Well, okay, ANY Surgeon General likely to be nominated in the current political climate from either party is going to be anti-fat acceptance. Still, I hardly see that as a reason to not draw attention to some of the attitudes presented by rumored leading candidate to be the next Surgeon General, Dr. Sanjay Gupta of CNN.
Back in 2007, he participated in the "Big Fat Blame Game", making a pitch to blame working mothers for fat children. Feministe rightly noted that his approach seems to absolve fathers of any blame, but there is another problem here. There was no good reason for the theory to begin with. Its just another, "gosh, there are more fat people than in 1970/1980/1960/etc. What has changed in our culture that we can glibly blame?" FatFu listed some of the many supposed vilains subjecting the world to fat people.
Though he has spoken out agains the "Thin Ideal" in Time Magazine, his approach is typical of the mainstream medical establishment. Its trying to thread a needle, as it were, in treating "thin ideal" eating disorders without addressing the fat panic that contributes to them. I regard it as the "Oh, but you're not fat" approach to self-esteem. Its not really about addressing the fears, but rather its about trying to contradict them in specific instances. I should stress that I think a lot of the examples he cites in the article aren't doing that, but I definitely feel that this is the approach Gupta is taking. Barbie is bad, sure, but he doesn't want to actually encourage everyone to feel that their bodies are okay. "Body Acceptance for Acceptable Bodies" is not okay, and it usually just works to subvert Size Acceptance in the same way Weight Watchers does with their "Diets Don't Work" ad campaigns.
This point is driven home in a different article: "Sizing Up Your Body", which puts on equal footing a problem of people thinking they are fat when they aren't, with people who aren't fat when they are. He makes the silly case that the problem with fat people is that they don't know they are fat or that they think this okay. This drives me crazy. Its so divorced from the real world. I'm sorry, but fat people KNOW they are fat. They are reminded constantly. The idea that the problem in our culture is that we're too easy on fat people is simply not credible, so it concerns me that Gupta is explicitly endorsing such a position. He revisits it in an even more absurd article taking doctors to task for not pressuing fat people to lose weight. He doesn't even base this criticism on any study showing that doctors aren't pressuring fat people to lose weight. Just that they don't always note it in their medical charts. He's assuming from this that it wasn't brought up. Again, from the shared experiences of countless fat people, I simply don't find it to be a credible position to suggest that doctors are going easy on fat patients.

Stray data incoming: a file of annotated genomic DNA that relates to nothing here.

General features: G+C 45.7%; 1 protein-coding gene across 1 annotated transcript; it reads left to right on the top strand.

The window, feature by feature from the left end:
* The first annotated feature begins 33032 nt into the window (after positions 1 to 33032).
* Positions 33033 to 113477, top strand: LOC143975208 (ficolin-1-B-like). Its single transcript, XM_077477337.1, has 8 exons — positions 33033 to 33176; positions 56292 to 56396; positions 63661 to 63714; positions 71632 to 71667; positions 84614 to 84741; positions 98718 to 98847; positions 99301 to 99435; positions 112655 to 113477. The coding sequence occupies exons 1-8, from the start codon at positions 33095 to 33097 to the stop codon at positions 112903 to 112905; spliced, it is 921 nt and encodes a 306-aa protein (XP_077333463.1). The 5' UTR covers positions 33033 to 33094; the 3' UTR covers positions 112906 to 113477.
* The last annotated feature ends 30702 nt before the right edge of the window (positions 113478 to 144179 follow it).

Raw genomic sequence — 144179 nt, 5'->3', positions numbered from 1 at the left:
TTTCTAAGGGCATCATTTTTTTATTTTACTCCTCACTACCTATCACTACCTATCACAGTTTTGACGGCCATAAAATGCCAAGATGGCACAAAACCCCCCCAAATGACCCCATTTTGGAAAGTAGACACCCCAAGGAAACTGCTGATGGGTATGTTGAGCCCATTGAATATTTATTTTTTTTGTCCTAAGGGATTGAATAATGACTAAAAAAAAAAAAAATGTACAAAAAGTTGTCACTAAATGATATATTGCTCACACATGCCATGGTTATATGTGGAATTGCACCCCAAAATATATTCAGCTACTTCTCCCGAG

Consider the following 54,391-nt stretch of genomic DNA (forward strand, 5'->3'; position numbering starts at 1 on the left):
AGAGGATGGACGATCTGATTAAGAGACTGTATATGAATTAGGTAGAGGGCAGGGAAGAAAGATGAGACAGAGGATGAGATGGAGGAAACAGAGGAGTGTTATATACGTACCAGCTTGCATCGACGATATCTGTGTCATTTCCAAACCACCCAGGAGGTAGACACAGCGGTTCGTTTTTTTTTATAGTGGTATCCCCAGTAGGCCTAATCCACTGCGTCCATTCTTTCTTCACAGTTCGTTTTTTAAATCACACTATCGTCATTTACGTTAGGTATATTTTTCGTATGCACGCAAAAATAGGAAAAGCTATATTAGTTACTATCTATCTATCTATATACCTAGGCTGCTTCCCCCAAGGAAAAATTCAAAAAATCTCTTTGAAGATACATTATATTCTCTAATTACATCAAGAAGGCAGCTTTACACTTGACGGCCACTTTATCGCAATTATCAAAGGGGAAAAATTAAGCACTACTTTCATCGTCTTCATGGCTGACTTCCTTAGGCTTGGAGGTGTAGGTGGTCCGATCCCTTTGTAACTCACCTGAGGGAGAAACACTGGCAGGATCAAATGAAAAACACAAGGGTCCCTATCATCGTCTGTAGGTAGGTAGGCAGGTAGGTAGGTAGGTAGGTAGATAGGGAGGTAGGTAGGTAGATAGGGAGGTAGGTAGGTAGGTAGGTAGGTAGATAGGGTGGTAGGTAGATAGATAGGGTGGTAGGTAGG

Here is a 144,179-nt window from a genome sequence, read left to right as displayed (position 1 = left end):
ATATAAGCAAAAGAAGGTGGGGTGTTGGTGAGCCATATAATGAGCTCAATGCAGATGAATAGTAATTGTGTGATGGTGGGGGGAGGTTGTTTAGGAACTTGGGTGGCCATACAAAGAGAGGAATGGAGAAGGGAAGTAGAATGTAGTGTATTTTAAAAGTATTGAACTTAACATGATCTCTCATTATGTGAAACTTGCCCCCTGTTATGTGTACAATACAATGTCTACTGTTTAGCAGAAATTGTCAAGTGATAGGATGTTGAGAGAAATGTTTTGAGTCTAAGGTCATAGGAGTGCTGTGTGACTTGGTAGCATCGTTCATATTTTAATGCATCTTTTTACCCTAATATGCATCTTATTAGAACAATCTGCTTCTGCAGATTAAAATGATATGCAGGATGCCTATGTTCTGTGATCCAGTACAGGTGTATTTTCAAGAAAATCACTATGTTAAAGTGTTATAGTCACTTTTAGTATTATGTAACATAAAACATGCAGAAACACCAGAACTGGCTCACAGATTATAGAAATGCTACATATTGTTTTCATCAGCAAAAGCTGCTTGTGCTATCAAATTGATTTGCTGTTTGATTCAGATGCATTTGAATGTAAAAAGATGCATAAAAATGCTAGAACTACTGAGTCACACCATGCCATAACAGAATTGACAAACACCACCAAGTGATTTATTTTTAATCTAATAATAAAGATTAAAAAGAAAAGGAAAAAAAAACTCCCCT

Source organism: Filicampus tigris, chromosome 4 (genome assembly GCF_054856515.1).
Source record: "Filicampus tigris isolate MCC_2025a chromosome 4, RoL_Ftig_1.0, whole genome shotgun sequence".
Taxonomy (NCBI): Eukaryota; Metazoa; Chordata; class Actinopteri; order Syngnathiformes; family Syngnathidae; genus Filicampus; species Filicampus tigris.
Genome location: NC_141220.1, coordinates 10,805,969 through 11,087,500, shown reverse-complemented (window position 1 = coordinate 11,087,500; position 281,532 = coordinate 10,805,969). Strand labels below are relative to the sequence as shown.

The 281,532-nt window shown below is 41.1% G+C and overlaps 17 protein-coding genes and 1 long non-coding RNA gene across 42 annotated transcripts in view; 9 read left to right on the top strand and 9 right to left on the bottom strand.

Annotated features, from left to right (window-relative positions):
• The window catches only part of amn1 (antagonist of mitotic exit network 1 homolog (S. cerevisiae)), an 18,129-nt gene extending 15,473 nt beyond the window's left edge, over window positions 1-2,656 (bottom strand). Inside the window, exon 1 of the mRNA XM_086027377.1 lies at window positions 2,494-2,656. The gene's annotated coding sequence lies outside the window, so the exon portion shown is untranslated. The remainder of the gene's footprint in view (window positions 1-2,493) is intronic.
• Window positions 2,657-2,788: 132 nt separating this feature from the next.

Most frightening is Gupta advocacy for a "Fat Tax" proposal in San Francisco. Though most proposals that have gotten a serious airing to date (include the SF proposal) have focused on taxing products presumed to be at fault for the existance of fat people, many in the anti-fat movement have been agitating for even worse suggestions that would institute a direct financial penalty on people because of their weight. Note that Gupta essentially buries the fact that there is no proof that products with corn syrup cause fatness in his report. Isn't that a pretty important point to the matter? He still concludes that the idea is fine and that we should avoid corn syrup without offering any evidence of its faults. He just asserts it. The increasing talk of "Fat Taxes" scare the hell out of me, and I don't want someone who approves of them in any fashion as Surgeon General.
Nobel laureate economist Paul Krugman has expressed his dissatisfaction with Gupta on different grounds, but ones which I think have some relevance to a fat acceptance appraisal of Gupta. His complaint is with Gupta's criticism of Michael Moore's film Sicko. Specifically that Gupta accused Moore of getting his facts wrong, but Gupta repeatedly fudged his own facts in doing so. Krugman notes that Gupta seemed to be dismissing Moore simply because he was an outsider. How could his facts be right? He's just a shock-doc director? That strikes me as much of the way the medical establishment treats fat acceptance and especially those scientist who question fat stigmatization. Its usually refutation through assertion. We aren't right because we aren't right. We can't be right, so we aren't right.
Fat Acceptance is not likely to get what they want, though. Even if Gupta is not picked, any likely alternative will surely tow the medical establishments line on fatness. Like I said, though, that's not a reason not to call them out for it.